Words don’t begin to describe how awful it feels to know such hatred exists. However, I’m exceptionally fortunate to be growing up in one of the most diverse countries in the world, and though I will never understand why some people go out of their way to be so cruel, I believe it’s important to become informed, raise awareness, and stand up against antisemitism.
As a member of BBYO, a pluralistic Jewish teen movement with chapters in more than 50 countries around the world, I’ve been able to develop my own personal Jewish identity and create lifelong friendships with a great group of like-minded teens.
When this antisemitic incident happened to me, I turned to BBYO for guidance. The girls in my chapter, Chaverot BBG #2307, supported me, and our chapter advisor connected me with resources so that I could report what had happened. I am extremely grateful that I have so many friends that I can count on when I need them most.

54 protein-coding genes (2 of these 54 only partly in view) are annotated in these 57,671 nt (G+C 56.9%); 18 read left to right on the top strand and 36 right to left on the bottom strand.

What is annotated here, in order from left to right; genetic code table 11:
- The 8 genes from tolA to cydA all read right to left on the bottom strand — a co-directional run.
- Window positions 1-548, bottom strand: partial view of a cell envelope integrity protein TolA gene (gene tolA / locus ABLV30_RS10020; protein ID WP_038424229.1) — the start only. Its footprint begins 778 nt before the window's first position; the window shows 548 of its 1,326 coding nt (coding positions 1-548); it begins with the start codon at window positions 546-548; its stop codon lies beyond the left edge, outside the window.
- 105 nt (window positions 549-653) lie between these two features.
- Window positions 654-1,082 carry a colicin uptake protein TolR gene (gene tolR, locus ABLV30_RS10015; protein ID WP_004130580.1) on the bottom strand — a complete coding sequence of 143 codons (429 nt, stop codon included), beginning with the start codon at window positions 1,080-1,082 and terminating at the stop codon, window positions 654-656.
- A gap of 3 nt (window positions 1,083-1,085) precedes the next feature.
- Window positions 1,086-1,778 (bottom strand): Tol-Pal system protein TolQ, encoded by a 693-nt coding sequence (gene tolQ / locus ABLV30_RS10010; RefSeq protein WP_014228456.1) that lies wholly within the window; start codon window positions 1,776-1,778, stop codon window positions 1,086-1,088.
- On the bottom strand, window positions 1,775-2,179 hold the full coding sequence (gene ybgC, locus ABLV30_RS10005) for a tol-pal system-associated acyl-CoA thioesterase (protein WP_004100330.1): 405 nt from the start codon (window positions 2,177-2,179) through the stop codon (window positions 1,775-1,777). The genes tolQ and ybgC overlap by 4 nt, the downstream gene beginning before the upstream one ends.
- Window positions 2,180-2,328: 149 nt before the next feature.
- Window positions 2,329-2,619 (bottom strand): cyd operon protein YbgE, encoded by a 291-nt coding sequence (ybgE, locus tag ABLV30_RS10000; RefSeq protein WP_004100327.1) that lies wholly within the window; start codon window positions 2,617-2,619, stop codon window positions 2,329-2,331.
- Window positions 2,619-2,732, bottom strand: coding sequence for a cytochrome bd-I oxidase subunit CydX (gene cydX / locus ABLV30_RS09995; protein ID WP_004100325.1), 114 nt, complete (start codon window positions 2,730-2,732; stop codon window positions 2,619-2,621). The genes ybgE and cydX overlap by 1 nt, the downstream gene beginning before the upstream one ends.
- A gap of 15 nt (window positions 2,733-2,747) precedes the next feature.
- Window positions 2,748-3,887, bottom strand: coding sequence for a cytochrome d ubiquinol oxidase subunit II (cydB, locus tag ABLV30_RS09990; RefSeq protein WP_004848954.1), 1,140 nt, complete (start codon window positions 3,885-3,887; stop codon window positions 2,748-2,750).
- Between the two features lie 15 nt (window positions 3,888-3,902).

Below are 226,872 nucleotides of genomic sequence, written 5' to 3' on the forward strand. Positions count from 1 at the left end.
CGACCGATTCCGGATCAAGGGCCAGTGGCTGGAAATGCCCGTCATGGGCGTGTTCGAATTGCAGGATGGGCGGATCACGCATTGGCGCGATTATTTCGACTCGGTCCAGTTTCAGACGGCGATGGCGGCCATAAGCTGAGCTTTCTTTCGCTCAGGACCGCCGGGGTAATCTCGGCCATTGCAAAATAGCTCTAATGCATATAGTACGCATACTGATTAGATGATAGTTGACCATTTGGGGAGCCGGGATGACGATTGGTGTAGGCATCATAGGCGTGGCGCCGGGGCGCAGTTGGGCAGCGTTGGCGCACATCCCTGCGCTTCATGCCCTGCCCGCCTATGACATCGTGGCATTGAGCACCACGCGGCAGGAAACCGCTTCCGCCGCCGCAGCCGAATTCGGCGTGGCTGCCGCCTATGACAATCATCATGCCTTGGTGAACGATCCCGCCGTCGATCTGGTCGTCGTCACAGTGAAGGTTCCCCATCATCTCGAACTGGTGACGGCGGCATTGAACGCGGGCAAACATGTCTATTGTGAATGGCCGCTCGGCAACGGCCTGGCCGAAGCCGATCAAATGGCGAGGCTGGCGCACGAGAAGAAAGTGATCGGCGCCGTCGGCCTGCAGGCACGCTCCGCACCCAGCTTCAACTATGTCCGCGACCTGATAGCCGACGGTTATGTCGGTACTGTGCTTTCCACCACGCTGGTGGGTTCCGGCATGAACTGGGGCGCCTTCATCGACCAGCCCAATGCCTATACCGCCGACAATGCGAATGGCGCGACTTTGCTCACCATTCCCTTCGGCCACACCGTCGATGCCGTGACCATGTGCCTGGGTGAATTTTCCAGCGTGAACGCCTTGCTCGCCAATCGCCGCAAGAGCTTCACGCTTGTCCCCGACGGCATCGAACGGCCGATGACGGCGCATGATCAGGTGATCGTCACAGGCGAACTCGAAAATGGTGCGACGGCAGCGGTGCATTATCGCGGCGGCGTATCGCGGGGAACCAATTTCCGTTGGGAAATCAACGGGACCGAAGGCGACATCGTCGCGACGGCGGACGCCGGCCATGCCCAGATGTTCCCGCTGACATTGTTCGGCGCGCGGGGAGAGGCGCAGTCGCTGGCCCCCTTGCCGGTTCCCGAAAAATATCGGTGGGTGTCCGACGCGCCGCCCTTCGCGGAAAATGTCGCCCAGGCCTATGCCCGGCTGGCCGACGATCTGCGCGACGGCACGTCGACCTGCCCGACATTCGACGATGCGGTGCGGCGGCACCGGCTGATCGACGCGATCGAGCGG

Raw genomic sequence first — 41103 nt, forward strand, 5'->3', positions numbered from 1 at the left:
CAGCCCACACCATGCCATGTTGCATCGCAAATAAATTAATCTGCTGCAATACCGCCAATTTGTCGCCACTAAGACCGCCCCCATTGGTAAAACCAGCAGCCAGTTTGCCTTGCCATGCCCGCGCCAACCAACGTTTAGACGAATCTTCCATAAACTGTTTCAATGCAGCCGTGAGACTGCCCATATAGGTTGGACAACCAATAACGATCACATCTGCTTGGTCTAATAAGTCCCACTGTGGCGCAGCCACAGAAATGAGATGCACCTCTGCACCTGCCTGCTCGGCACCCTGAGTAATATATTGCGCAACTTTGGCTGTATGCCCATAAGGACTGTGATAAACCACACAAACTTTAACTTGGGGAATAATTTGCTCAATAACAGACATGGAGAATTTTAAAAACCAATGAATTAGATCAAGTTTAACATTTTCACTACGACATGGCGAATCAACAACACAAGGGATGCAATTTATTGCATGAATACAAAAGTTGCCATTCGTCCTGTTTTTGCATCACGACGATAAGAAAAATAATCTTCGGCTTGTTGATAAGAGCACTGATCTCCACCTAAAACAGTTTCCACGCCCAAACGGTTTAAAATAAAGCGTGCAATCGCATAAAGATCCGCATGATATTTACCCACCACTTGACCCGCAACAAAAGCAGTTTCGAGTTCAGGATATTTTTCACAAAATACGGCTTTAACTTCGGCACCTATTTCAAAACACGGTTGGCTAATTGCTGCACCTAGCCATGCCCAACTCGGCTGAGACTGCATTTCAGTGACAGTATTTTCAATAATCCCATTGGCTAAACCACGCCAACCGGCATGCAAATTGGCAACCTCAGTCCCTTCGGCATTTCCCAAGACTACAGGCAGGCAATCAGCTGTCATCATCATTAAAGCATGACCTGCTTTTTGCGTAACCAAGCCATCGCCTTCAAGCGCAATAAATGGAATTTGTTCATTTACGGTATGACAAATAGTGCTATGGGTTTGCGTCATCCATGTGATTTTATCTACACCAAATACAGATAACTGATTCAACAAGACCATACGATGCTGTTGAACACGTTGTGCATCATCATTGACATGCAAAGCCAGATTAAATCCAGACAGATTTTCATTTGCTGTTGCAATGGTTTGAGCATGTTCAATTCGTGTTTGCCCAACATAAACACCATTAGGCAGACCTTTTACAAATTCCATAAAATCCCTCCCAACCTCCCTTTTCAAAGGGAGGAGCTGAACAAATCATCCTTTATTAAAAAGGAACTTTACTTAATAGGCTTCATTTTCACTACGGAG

Photo from Google Maps.
Written by: Jadyn Right, 8th Grade, Dor Chadash BBG #2404.
With Spring Virtual Retreat just a few days away, the Steering Committee is working hard to give each member of Lake Ontario Region (LOR) the feelings of a BBYO convention at home! With that being said, it has not been easy. I applied to be part of the Spring Convention Steering Committee back in mid-march for the position of Hospitality Captain. This role ensures that members are having a good time and are engaged in convention programming. Of course, I never thought that a pandemic would affect Spring Convention until it did. Everyone’s original ideas for Spring Convention were based on an assumption that it would take place at Camp George. We had to reframe our ideas and think outside the box. Spring Virtual Retreat will be our first online convention, and it’s going to be a game-changer!